By LARRY VAUGHT
About a year ago I was at Marshall County Hoopfest and found myself in the hospitality room with Penny Hardaway, the former NBA great who then was the coach at Memphis East High School.
His star player, 6-11 junior James Wiseman, had been John Calipari’s top recruiting target for almost two years then. I remember asking Hardaway what made Wiseman so special that Calipari had already invested so much time recruiting him.
“James is an outside-player. Highly skilled,” Hardaway said. “He does a lot of things really well. The one thing he does do is run the floor very well and he is a really good midrange shooter. He seals down on the post. It’s hard to pick one thing because he does so many things well.
“He is a kid that plays with a chip on his shoulder. He knows what he wants in life to make it to the next level and he is not going to go out there and do anything halfway. Everything he does, he goes 100 percent. Nobody has to go out there and really push him. He is going to go out there and work his butt off because he wants to make it to the NBA.”
Wiseman was the first player in the 2019 recruiting class to get a scholarship offer from Kentucky. Assistant coach Joel Justus went to Argentina to watch Wiseman in the FIBA Under 16 Championship before his junior season. Wiseman visited UK for Big Blue Madness in 2017.
Now instead of heading to Kentucky to play for Calipari as many had expected with the recruiting effort UK put into Wiseman, the Memphis East senior is going to play his college basketball at Memphis for Hardaway. The former NBA star got the head coaching job at the school where he played when Tubby Smith was fired after last season.
Immediately speculation started that Wiseman, who moved from Nashville to Memphis to play for Hardaway in high school, would end up playing for Hardaway in college. Tuesday that became fact when Wiseman picked Memphis just a little over a week before he’s scheduled to be back at the Marshall County Hoopfest playing Dec. 1.
Wiseman’s loss is a bitter pill for UK fans considering that in the 2018 recruiting class Kentucky thought it was in great shape with Zion Williamson before he picked Duke. Wiseman’s no to UK continued a trend where Calipari has not a top-five recruit in his last four recruiting classes after getting 10 in his first seven classes at Kentucky.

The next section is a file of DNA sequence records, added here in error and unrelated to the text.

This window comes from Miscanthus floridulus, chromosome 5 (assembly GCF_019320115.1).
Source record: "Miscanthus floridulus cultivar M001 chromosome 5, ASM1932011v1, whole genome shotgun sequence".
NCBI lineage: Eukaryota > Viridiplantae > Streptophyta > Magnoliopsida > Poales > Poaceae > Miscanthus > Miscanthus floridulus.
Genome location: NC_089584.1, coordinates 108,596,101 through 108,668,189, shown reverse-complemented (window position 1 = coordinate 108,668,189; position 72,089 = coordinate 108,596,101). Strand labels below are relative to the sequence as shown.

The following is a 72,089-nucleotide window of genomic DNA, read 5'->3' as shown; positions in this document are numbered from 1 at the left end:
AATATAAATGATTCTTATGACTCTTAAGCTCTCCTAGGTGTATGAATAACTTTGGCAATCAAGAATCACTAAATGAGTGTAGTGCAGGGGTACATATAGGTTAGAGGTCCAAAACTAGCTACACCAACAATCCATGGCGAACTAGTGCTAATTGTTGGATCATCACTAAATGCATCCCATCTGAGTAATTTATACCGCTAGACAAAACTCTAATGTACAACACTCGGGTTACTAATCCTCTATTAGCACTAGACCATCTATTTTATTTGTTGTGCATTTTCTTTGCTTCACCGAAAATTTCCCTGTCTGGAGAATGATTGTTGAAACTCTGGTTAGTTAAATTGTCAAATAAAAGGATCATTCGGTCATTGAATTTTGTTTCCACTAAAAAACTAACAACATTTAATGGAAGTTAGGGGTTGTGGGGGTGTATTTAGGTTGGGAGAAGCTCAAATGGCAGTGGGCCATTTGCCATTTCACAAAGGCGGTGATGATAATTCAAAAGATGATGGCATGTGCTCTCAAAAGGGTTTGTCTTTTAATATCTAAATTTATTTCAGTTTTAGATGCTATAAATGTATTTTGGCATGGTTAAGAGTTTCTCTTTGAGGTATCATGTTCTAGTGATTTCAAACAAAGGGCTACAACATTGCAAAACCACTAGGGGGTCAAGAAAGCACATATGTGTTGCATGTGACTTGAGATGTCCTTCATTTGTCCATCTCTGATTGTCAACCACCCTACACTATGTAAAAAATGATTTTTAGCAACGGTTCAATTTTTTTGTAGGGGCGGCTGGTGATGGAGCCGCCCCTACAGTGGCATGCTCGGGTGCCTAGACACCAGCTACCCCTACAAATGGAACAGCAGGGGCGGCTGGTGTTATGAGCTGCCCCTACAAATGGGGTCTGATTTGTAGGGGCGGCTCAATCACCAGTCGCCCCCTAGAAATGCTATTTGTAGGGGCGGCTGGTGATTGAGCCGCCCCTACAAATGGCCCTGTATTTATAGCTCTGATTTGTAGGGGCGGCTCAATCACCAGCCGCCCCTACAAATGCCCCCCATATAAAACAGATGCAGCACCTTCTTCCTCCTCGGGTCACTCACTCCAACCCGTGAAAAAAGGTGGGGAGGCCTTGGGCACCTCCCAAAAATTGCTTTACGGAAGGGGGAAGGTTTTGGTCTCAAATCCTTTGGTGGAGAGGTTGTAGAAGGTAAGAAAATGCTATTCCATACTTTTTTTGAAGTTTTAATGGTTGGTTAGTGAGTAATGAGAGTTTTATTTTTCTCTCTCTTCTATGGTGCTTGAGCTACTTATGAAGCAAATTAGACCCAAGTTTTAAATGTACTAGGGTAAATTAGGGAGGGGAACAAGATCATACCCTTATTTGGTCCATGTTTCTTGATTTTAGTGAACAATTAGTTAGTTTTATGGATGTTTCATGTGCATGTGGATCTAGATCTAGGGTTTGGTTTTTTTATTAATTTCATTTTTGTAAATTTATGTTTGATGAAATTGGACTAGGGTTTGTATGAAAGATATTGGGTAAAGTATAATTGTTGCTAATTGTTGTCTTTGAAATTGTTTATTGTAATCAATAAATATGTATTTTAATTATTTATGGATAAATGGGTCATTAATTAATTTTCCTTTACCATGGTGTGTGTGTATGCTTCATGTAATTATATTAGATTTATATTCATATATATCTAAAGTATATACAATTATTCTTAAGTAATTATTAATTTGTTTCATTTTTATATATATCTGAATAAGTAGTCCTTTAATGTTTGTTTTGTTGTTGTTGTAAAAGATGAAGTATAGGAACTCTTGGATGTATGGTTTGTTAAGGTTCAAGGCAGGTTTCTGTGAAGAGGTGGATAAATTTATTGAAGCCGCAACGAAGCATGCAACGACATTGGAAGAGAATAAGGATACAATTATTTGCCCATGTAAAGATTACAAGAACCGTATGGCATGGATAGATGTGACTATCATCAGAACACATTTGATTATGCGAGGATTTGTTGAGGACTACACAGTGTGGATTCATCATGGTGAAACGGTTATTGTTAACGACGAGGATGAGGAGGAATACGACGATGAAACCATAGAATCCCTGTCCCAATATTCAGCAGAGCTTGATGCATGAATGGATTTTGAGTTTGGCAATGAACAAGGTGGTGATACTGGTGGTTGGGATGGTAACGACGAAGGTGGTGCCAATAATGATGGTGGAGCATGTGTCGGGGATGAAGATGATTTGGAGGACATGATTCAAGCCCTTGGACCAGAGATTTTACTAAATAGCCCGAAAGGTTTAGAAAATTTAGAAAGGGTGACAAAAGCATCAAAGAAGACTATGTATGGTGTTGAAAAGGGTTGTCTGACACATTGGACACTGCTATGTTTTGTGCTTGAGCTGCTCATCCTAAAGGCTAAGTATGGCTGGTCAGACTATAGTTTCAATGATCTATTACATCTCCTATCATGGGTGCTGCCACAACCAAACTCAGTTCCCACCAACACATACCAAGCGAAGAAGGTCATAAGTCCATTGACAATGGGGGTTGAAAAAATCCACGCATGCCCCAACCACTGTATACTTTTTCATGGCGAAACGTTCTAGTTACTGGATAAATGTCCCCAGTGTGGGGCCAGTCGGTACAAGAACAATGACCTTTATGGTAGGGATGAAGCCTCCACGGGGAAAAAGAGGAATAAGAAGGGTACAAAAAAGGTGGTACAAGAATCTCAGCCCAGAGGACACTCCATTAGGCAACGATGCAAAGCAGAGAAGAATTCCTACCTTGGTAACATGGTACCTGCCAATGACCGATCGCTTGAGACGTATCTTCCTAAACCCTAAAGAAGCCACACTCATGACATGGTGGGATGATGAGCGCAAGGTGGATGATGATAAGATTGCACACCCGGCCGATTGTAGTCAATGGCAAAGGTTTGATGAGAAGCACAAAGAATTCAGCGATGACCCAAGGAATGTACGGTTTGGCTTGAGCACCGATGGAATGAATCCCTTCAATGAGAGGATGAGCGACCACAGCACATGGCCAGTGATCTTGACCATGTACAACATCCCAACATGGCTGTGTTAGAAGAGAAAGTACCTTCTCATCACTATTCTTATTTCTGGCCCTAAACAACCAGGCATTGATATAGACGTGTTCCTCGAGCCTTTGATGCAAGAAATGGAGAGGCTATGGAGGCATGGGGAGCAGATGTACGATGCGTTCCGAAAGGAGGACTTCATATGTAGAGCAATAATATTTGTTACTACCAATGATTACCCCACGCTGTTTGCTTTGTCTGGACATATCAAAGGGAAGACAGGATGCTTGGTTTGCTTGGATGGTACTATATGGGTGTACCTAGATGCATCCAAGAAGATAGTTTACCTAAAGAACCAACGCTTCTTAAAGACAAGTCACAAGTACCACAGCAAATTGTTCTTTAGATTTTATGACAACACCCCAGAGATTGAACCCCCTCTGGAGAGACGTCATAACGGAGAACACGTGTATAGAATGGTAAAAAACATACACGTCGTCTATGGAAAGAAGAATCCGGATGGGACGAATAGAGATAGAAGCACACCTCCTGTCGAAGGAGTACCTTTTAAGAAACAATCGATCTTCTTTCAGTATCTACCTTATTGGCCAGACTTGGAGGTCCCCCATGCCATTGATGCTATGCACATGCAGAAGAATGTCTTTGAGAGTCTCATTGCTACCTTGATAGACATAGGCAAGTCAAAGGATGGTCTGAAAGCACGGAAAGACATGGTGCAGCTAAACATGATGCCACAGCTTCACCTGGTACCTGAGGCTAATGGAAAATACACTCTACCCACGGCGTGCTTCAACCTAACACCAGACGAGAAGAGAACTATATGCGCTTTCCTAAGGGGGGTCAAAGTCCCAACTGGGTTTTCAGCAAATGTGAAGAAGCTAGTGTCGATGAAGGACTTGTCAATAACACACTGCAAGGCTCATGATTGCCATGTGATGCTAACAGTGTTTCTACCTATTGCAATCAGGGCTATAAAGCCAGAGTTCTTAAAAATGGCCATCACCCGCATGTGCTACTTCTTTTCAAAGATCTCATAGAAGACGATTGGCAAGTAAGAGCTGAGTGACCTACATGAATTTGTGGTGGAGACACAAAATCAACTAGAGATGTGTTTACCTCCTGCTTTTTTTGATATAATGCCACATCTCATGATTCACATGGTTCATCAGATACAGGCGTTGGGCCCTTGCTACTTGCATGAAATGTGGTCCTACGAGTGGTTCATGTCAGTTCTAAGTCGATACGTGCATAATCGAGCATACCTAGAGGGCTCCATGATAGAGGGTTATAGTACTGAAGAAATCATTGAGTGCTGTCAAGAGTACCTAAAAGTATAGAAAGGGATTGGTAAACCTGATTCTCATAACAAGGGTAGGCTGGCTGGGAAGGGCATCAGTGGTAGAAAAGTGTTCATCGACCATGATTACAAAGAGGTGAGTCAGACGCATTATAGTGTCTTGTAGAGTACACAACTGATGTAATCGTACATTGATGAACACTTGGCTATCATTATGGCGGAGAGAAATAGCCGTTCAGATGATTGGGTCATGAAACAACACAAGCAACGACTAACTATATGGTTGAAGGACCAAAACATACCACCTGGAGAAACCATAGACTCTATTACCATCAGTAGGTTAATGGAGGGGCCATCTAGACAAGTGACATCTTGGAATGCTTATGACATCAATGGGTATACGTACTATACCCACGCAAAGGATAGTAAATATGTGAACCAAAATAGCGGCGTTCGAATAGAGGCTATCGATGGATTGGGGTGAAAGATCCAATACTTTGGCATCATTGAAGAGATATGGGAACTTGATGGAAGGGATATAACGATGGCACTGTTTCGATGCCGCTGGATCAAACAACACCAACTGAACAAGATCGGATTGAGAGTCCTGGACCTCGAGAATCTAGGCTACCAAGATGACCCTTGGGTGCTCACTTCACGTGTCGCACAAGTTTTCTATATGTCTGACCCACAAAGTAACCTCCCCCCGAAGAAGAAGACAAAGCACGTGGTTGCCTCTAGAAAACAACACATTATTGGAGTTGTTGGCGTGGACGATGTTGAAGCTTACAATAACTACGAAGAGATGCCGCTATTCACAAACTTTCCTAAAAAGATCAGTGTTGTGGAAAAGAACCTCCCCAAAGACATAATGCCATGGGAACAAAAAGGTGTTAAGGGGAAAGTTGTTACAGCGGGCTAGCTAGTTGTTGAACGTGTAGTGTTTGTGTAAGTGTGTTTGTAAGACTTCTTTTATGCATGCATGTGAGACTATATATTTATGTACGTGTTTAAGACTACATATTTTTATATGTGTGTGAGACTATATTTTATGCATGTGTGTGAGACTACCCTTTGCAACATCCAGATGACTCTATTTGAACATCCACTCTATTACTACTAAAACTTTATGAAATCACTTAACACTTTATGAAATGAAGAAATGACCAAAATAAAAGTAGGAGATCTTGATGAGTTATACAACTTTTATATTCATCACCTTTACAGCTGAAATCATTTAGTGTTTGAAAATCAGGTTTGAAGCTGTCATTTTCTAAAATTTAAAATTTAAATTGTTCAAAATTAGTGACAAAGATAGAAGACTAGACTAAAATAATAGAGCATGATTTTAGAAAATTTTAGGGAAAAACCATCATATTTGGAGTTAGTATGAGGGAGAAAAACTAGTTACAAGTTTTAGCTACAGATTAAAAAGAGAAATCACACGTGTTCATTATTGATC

It’s not like Kentucky’s recruiting has been bad. It’s just not been John Wall-Anthony Davis good. It’s not been like what Duke did this year with the nation’s top three recruits who could be the top three picks in the 2019 NBA draft.
Sporting News columnist Mike DeCourcy understands the concern Kentucky fans have about top players not picking UK. However, he’s also perplexed about why top players, especially big guys, would go anywhere else.
“It astonishes me when a big guy Kentucky wants does not go to Kentucky given Kentucky’s success over the last decade with bigs,” said DeCourcy.
He listed DeMarcus Cousins, Anthony Davis, Karl-Anthony Towns, Nerlens Noel, Willie Cauley-Stein and Bam Adebayo as players who have flourished playing for Calipari.
“It amazes me that anybody with the talent Wiseman has would roll the dice to go play for a guy that has coached (college basketball) for a month,” DeCourcy said. “I respect Penny. I lived in Memphis and know how that basketball program matters to the city. But James moved to Memphis. He’s not a life-long Memphian. I think he is taking a chance. He will probably be fine because he’s a terrific talent, but he’s still taking a chance I don’t quite understand.”
So do Kentucky fans need to worry that Calipari is missing out on the elite, top-ranked players in consistent recruiting classes now and is now favored currently to land any of the top bigs in the 2019 class? Does Kentucky need to make changes to its recruiting approach? Has Duke coach Mike Krzyzewski stole Calipari’s thunder and recruiting touch with the nation’s best players?
“I think we have seen over the last year plus that recruiting is more involved than many sometimes realized,” DeCourcy said referring to the FBI investigation into college basketball recruiting. “We all knew certain things were going on in certain places but you now see there are obstacles coaches have to confront and decide whether they want to make concessions to deal with young athletes or the people around them.
“I think in the end what we have seen over the last decade is that John Calipari has been very successful recruiting and coaching and he will continue to be very successful.”
Maybe just not as successful as getting the one or two elite players every year as he was earlier at Kentucky.